Today’s guest picture comes from our son Alistair in Edinburgh. On a family outing to their local park, they came across a family of swans with added geese.
Here, it was a day with little to recommend it from a meteorological point of view. Although it was comfortably above freezing at 5°C, when I cycled round to the corner shop after breakfast, it felt very chilly, and there was a thin drizzle in the air which didn’t help.
For once there were a fair number of birds at the feeder, but the birds have developed an annoying habit lately of coming into the garden when Margaret and Mrs Tootlepedal and I are having coffee, and then leaving again when Margaret goes and I have time to spare to watch them.
The light was so dim that it wouldn’t have mattered much if they had all stayed and not just these few.
With plenty to read in the Saturday papers, which come with endless magazine sections, the morning passed by almost unnoticed, and it was time for the last plate of parsnip soup before we knew it.
After a couple of days of gentle and painless walks, I thought that I ought to test my surprisingly recovered knee with a bicycle ride. I intended to do a dull route directly along the Wauchope road for ten miles to Paddockhole and then back again, but by the time that I had gone a couple of miles straight into a chilly wind and with persistent drizzle threatening to turn into rain, I revised my itinerary.
Cycling ten miles into wet wind at one go had lost its attraction, so I turned round at Wauchope Schoolhouse and did three up and down seven mile laps instead. As the rain stopped shortly after I had made this decision, I felt quite happy, and did the second and third sets of seven miles each slightly faster than the one before.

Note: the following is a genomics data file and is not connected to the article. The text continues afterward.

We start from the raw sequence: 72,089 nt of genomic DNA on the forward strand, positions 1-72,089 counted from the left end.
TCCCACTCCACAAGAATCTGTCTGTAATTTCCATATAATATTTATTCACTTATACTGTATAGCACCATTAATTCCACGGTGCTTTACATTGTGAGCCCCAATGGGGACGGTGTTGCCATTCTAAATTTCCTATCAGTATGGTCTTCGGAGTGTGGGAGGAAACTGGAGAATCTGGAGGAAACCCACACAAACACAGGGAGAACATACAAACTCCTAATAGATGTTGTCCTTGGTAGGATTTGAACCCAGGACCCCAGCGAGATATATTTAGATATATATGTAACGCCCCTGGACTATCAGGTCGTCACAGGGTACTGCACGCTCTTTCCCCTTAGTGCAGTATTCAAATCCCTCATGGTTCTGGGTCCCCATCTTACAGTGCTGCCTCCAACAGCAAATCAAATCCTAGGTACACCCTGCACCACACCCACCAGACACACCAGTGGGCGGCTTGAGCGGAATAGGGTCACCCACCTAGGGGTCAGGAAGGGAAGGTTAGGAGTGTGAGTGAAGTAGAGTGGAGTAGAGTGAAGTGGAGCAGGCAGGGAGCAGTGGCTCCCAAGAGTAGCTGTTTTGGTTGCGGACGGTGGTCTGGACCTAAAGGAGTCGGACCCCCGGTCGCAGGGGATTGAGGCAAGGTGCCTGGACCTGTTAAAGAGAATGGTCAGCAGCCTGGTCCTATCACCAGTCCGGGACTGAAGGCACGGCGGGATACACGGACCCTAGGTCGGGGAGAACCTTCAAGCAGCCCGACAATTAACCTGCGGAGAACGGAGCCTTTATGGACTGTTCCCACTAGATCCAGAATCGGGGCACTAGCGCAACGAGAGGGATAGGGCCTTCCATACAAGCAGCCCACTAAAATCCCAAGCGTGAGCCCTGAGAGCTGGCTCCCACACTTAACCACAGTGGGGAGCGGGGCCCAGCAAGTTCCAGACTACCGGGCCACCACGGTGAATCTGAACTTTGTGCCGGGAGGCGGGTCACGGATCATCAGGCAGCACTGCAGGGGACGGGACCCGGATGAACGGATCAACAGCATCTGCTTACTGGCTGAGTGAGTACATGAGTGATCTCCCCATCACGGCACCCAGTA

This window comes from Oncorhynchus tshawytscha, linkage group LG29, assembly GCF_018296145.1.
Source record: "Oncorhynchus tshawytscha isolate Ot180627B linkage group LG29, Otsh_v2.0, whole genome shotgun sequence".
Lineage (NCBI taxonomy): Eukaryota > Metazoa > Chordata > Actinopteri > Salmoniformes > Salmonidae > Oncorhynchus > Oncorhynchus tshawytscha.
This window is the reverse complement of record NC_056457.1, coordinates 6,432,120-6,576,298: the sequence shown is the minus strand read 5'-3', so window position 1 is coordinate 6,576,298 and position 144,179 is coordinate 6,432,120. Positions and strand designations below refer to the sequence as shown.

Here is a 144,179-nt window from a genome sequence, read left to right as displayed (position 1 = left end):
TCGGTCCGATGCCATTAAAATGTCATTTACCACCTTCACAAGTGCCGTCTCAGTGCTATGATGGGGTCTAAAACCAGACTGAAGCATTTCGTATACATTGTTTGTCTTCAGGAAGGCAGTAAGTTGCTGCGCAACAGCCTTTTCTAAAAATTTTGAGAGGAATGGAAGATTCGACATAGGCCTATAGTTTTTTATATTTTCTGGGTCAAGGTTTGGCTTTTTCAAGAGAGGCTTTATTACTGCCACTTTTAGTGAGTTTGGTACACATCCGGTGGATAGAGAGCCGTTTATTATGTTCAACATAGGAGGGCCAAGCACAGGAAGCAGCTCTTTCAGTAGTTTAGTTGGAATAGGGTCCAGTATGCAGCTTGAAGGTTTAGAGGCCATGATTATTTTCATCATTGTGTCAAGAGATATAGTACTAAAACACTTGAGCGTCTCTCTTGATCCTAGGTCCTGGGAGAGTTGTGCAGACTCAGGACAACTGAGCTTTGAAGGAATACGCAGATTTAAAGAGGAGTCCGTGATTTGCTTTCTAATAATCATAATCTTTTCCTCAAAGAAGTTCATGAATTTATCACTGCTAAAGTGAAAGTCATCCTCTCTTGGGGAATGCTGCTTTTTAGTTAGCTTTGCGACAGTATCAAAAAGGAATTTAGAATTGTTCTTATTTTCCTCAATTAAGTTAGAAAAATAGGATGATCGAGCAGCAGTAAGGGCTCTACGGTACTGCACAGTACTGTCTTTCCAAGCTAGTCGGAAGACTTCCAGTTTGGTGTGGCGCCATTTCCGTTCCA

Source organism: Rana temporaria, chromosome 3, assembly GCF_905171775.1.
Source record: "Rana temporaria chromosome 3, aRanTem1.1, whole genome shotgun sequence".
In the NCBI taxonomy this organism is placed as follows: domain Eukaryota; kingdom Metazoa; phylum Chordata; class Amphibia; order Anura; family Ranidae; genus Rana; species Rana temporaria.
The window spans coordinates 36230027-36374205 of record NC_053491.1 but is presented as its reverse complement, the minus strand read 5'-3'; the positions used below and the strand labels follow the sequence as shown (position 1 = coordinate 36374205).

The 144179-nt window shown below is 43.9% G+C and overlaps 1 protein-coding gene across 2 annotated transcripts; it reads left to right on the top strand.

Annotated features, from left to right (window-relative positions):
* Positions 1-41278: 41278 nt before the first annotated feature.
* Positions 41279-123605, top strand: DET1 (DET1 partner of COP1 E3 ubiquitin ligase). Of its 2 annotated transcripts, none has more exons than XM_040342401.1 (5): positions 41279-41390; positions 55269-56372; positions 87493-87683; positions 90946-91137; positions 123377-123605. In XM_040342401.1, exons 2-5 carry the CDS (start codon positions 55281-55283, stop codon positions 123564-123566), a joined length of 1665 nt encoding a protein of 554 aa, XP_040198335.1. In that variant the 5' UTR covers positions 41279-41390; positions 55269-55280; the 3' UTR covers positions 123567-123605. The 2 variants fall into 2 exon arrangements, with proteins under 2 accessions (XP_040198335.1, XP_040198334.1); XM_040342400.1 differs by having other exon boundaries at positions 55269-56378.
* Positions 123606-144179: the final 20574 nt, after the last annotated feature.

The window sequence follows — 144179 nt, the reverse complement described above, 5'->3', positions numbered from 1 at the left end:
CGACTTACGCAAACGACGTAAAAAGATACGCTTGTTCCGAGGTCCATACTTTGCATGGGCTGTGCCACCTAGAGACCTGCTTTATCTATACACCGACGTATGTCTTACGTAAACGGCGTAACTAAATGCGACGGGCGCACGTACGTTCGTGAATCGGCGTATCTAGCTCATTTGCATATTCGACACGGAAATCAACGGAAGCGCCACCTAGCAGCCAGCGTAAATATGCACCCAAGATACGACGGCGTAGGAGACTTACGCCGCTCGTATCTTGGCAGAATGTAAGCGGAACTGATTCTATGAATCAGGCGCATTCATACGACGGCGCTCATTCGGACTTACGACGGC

It was too grey for pictures but I stopped twice at the turning point just to have something to show for the outing. I disturbed a lunch gathering on my first stop . . .
. . . and on my second stop, I noted the sharp right angled bend where the Logan Water goes under a bridge . . .
. . . and at the stroke of a pen, becomes the mighty Wauchope Water.
When I got home, I found that Mrs Tootlepedal was busy in the garden, having dug over another two rows of the potential potato bed. We had a walk round the garden and she showed me the underside of a leaf on one our rhododendron bushes. I was intrigued by the colour.
I expected it to be green like most rhododendrons, She told me that this is called indumentum. It appears on the undersides of the leaves, is usually cinnamon brown in colour and resembles felt. It is a covering of fine hairs or sometimes scales that help to store water and protect the plant from cold and heat. I have passed that bush many times without ever noticing the underside of the leaf.
She also pointed out some potential tulips . . .
. . . while I spotted some very hopeful rosebuds . . .
. . . and a nice variety of lichen . . .
. . . on the plum tree.
I should have dug over a row or two of the potato bed myself, but I decided to give my knee a rest while I was winning, and went in and made some ginger biscuits instead.
I never fail to wonder at the miracle which turns attractive lumps into delicious discs.
I gather that I should be grateful to mediaeval German monks for the idea of a ginger biscuit.
After a busy and social day yesterday, we were happy to have a quiet evening today.
I couldn’t find a decent flying bird in the gloom at all, so today’s virtual flying bird of the day is a greyscale tree from my greyscale cycle ride.